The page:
It was news of his mother’s impending death that brought Rubens back to Antwerp in 1608. Although he did not arrive in time to see his mother alive he remained in Antwerp, where he married Isabella Brant the following year. While in Italy, Rubens had formulated one of the first innovative expressions of the baroque style, which on his return earned him recognition as the foremost painter of Flanders. He was immediately employed by the burgomaster (mayor) of Antwerp. His success was further confirmed in 1609, when he was engaged as court painter to the Austrian archduke Albert and his wife, the Spanish princess Isabella, who together ruled the Low Countries as viceroys for the king of Spain. The number of pictures requested from Rubens was so large that he established an enormous workshop, in which he would execute the initial sketch and final touches while his apprentices completed all the intermediary steps.
In addition to receiving court commissions from Brussels and abroad, the highly devout Rubens was much in demand by the militant Counter Reformation church of Flanders, which regarded his dramatic, emotionally charged interpretations of religious events—such as the Triptych of the Raising of the Cross (1610-1611, Antwerp Cathedral)—as effective instruments for spiritual recruitment and renewal. Prosperity allowed Rubens to build a residence in Antwerp in the style of an Italian palace, where he housed his extensive collection of art and antiquities.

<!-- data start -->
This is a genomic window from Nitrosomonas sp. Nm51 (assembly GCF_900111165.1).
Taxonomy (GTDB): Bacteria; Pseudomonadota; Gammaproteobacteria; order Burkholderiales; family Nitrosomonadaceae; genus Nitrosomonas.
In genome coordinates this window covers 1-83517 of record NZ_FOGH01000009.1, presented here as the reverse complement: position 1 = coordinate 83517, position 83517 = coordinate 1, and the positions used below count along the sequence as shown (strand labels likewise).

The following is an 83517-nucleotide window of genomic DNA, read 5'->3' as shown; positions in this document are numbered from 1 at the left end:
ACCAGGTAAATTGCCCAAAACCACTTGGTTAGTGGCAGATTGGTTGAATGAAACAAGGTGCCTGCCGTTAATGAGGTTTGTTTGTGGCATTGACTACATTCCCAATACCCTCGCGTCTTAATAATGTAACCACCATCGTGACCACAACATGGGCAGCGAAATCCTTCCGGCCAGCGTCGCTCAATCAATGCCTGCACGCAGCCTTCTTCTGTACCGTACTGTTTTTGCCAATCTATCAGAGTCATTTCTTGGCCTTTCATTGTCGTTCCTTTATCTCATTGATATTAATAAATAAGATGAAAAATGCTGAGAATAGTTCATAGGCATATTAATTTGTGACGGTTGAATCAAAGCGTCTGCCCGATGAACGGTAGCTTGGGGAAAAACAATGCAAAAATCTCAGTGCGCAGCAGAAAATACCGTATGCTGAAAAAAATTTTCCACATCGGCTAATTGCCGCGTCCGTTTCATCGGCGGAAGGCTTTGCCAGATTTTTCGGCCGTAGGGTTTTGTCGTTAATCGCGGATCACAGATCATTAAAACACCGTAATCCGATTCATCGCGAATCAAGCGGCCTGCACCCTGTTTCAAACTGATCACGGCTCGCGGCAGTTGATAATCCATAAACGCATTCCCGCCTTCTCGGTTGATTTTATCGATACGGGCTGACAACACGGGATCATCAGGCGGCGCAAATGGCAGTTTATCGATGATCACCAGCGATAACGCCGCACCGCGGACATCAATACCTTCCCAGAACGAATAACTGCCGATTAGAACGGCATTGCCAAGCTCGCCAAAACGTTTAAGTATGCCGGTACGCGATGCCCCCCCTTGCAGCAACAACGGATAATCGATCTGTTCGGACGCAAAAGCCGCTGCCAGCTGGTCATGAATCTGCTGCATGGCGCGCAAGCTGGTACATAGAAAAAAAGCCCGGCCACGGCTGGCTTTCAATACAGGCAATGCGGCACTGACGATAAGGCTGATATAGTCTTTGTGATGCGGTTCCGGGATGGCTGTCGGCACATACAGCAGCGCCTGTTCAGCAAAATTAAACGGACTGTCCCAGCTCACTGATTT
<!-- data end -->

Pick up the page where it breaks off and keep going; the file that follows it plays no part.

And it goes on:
Between 1622 and 1630 Rubens’s role as a diplomat was equal to his importance as a painter. In 1622 he visited Paris, where the French queen Marie de Médicis commissioned him to depict her life in a series of allegorical paintings for the Luxembourg Palace. He completed these paintings in 1625. Despite the keen loss Rubens felt after the death of his wife in 1626, he continued to be highly productive. In 1628 he was sent by the Flemish viceroys to Spain.
While in Madrid, he received several commissions from King Philip IV of Spain, who made him secretary of his Privy Council. Rubens also served as a mentor to the young Spanish painter Diego Velázquez. After a delicate diplomatic mission to London in 1629, Rubens was knighted by a grateful King Charles I of England, for whom he executed several paintings, as well as the preliminary sketches (finished in Antwerp, 1636) for the ceiling mural in the Whitehall Palace Banqueting Hall.
From 1630, when he married Hélène Fourment, until his death, Rubens remained in Antwerp, primarily at Castle Steen, his country residence. During the final decade of his life, he continued to execute commissions for the Habsburg monarchs of Austria and Spain. Increasingly, he also painted pictures of personal interest, especially of his wife and children and of the Flemish countryside.
Rubens’s late style, and indeed the intentions of his entire career, are summed up in The Judgment of Paris (1635?, National Gallery, London). In this painting, the richness of creation is symbolized by the voluptuous goddesses and the verdant landscape against which they pose. Luxuriant color, glowing light and shade, sensuous brushwork, and an elegant composition all serve to further the meaning of the narrative: Paris’s selection of the most beautiful goddess.